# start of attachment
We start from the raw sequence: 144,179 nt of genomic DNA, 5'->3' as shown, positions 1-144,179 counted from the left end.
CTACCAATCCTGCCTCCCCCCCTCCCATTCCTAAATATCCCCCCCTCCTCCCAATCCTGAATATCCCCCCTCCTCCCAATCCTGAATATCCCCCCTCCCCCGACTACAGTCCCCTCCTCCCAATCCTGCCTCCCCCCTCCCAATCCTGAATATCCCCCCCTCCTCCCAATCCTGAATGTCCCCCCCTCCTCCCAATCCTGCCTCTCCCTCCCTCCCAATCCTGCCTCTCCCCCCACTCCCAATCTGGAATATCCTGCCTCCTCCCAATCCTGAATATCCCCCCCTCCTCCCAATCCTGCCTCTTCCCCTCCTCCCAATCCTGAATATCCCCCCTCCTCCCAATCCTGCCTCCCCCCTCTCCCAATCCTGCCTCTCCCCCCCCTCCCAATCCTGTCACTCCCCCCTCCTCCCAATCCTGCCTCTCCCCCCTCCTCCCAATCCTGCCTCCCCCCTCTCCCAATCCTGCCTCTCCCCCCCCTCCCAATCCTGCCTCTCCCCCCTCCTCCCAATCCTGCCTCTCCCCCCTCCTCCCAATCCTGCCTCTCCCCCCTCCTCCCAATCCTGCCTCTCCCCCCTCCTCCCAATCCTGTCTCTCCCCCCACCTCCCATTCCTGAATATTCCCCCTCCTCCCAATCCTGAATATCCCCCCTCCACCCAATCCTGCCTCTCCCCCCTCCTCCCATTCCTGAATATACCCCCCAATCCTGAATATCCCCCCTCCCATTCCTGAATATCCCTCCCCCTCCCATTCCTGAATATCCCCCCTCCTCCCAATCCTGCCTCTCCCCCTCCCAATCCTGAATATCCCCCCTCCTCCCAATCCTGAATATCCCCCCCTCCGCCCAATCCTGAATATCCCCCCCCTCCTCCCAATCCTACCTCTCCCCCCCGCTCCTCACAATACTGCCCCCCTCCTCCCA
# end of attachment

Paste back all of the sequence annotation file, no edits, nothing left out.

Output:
We start from the raw sequence: 144,179 nt of genomic DNA, 5'->3' as shown, positions 1-144,179 counted from the left end.
CTACCAATCCTGCCTCCCCCCCTCCCATTCCTAAATATCCCCCCCTCCTCCCAATCCTGAATATCCCCCCTCCTCCCAATCCTGAATATCCCCCCTCCCCCGACTACAGTCCCCTCCTCCCAATCCTGCCTCCCCCCTCCCAATCCTGAATATCCCCCCCTCCTCCCAATCCTGAATGTCCCCCCCTCCTCCCAATCCTGCCTCTCCCTCCCTCCCAATCCTGCCTCTCCCCCCACTCCCAATCTGGAATATCCTGCCTCCTCCCAATCCTGAATATCCCCCCCTCCTCCCAATCCTGCCTCTTCCCCTCCTCCCAATCCTGAATATCCCCCCTCCTCCCAATCCTGCCTCCCCCCTCTCCCAATCCTGCCTCTCCCCCCCCTCCCAATCCTGTCACTCCCCCCTCCTCCCAATCCTGCCTCTCCCCCCTCCTCCCAATCCTGCCTCCCCCCTCTCCCAATCCTGCCTCTCCCCCCCCTCCCAATCCTGCCTCTCCCCCCTCCTCCCAATCCTGCCTCTCCCCCCTCCTCCCAATCCTGCCTCTCCCCCCTCCTCCCAATCCTGCCTCTCCCCCCTCCTCCCAATCCTGTCTCTCCCCCCACCTCCCATTCCTGAATATTCCCCCTCCTCCCAATCCTGAATATCCCCCCTCCACCCAATCCTGCCTCTCCCCCCTCCTCCCATTCCTGAATATACCCCCCAATCCTGAATATCCCCCCTCCCATTCCTGAATATCCCTCCCCCTCCCATTCCTGAATATCCCCCCTCCTCCCAATCCTGCCTCTCCCCCTCCCAATCCTGAATATCCCCCCTCCTCCCAATCCTGAATATCCCCCCCTCCGCCCAATCCTGAATATCCCCCCCCTCCTCCCAATCCTACCTCTCCCCCCCGCTCCTCACAATACTGCCCCCCTCCTCCCA